The Strings of Demi-Gods

Poetry
Clara Burghelea


Photo Credit: Ali Devine/Flickr (CC-by-nc)

In Rm. Valcea, Romania,
the myth about the womanly rib
persists.

My father scolds me for raising
a daughter who shaves her nape,
my grandmothers tell me to be good
every time I travel.
That husband of yours is a treasure.
My brother lights a candle
for my wandering heart
every Sunday, then puts on
his acting hat, rehearsing for hours.
My son tells me I need to ask
for permission because every house
has a man, every realm has a king.
I kiss his long lashes
and promise him a world
of no rules.
An aunt comes for coffee
and whispers she knows
the spell of binding.
I have already given myself.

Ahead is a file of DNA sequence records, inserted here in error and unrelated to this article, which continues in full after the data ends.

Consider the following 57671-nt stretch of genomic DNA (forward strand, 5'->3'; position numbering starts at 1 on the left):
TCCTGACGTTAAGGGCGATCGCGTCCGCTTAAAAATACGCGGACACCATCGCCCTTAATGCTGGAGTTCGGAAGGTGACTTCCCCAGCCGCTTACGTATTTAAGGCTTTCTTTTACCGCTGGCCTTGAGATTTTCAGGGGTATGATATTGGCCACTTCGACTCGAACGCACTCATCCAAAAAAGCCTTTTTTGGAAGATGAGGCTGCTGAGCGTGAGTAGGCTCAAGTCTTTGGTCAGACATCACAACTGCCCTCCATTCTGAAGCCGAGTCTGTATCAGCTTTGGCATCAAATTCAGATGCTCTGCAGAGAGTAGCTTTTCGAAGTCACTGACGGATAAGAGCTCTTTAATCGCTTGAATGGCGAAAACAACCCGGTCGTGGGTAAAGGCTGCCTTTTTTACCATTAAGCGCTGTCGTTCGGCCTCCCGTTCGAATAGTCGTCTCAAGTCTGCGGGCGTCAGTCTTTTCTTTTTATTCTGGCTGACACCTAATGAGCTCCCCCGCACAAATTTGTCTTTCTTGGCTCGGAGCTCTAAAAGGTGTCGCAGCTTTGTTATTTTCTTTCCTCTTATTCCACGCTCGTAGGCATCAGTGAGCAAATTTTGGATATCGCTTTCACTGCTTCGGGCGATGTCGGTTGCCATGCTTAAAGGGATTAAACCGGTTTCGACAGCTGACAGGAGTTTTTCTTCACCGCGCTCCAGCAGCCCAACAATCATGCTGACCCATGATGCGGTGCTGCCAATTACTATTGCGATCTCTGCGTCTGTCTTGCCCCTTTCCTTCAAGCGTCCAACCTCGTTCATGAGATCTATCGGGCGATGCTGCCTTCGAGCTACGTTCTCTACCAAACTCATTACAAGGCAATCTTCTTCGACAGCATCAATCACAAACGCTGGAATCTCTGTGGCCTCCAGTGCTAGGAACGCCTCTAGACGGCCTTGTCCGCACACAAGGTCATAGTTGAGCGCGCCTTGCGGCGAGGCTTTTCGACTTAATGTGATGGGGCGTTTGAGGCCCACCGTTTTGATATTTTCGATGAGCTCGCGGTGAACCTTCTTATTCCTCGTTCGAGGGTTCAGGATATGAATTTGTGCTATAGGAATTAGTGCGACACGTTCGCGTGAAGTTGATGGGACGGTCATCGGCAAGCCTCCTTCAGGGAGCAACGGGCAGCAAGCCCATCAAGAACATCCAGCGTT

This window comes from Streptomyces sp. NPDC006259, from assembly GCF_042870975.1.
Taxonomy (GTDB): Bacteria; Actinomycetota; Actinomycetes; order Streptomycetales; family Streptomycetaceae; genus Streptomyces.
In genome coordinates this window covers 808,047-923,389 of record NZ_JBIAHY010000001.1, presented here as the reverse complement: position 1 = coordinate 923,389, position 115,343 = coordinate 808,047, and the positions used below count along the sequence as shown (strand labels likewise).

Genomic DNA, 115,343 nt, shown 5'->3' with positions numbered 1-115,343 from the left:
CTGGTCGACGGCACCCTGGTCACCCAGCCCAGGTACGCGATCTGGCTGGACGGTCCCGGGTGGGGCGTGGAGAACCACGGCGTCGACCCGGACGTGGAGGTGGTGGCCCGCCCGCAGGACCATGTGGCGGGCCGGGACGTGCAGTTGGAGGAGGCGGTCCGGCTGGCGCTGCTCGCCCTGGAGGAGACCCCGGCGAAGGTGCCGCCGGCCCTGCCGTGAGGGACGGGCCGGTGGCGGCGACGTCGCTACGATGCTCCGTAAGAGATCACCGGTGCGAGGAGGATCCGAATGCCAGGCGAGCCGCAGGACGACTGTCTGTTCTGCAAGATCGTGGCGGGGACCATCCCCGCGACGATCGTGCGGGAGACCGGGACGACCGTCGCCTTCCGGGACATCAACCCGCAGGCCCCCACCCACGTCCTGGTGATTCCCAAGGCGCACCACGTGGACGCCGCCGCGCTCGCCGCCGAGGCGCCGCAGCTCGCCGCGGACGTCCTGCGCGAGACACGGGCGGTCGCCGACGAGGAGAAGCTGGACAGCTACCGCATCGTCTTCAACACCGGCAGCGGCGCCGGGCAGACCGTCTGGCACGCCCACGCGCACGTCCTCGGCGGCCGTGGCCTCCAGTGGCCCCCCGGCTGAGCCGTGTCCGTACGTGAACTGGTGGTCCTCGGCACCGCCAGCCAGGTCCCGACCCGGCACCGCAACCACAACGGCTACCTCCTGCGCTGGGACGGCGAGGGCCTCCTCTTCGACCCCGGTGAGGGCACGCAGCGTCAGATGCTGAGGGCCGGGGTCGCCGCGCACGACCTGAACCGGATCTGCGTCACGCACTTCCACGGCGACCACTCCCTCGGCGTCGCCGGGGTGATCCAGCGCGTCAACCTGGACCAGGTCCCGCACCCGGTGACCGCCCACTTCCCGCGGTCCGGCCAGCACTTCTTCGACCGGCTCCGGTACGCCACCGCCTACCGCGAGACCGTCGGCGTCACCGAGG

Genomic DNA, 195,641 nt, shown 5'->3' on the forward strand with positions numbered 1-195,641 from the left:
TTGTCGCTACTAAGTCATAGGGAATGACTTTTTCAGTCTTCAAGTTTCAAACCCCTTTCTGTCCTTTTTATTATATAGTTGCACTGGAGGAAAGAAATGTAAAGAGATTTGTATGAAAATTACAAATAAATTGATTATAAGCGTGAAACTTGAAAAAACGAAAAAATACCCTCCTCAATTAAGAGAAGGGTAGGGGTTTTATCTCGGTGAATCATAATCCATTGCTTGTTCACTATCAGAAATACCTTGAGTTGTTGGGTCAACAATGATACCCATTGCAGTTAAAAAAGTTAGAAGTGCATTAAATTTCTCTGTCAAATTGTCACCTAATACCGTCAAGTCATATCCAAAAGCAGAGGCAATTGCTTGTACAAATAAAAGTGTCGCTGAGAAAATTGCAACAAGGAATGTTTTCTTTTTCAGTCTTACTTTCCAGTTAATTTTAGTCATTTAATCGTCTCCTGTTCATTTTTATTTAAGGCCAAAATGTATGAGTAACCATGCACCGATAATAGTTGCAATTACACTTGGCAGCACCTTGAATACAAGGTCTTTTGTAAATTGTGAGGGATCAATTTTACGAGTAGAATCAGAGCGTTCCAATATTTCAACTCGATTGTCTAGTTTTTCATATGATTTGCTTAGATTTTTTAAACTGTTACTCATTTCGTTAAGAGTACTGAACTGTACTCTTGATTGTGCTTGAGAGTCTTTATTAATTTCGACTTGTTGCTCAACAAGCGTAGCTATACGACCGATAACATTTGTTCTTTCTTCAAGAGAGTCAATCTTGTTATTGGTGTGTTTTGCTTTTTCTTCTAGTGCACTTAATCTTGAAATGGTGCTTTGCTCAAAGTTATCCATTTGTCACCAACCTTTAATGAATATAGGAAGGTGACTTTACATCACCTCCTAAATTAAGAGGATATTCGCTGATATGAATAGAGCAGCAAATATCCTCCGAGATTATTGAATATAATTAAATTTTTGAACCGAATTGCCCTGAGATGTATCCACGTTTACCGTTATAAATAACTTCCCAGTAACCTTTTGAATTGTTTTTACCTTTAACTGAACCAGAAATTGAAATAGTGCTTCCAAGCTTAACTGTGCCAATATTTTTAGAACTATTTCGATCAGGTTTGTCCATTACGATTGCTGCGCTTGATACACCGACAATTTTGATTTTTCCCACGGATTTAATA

To another?
I wish I could tell her
that words own me more
than love, in a greedy, ruthless
way, as no man ever
began to understand.
The flesh has learned to bear
the massive burden of the heart,
the blankets of domestic life
and the strings of demi-gods.

In Rm. Valcea, Romania,
I am a woman of my own ribs,
all 12 pairs made of word bones.

pencil

Clara Burghelea is a Scott James and Jerry Cain Creative Writing and Social Media Fellow from Romania. She is Editor at Large of Village of Crickets and an MFA candidate at Adelphi University. Her poems and fiction have been published in Peacock Journal, Full of Crow Press, Quail Bell Magazine, Ambit Magazine, The Write Launch and elsewhere. She lives in New York. Email: fay_witty[at]yahoo.com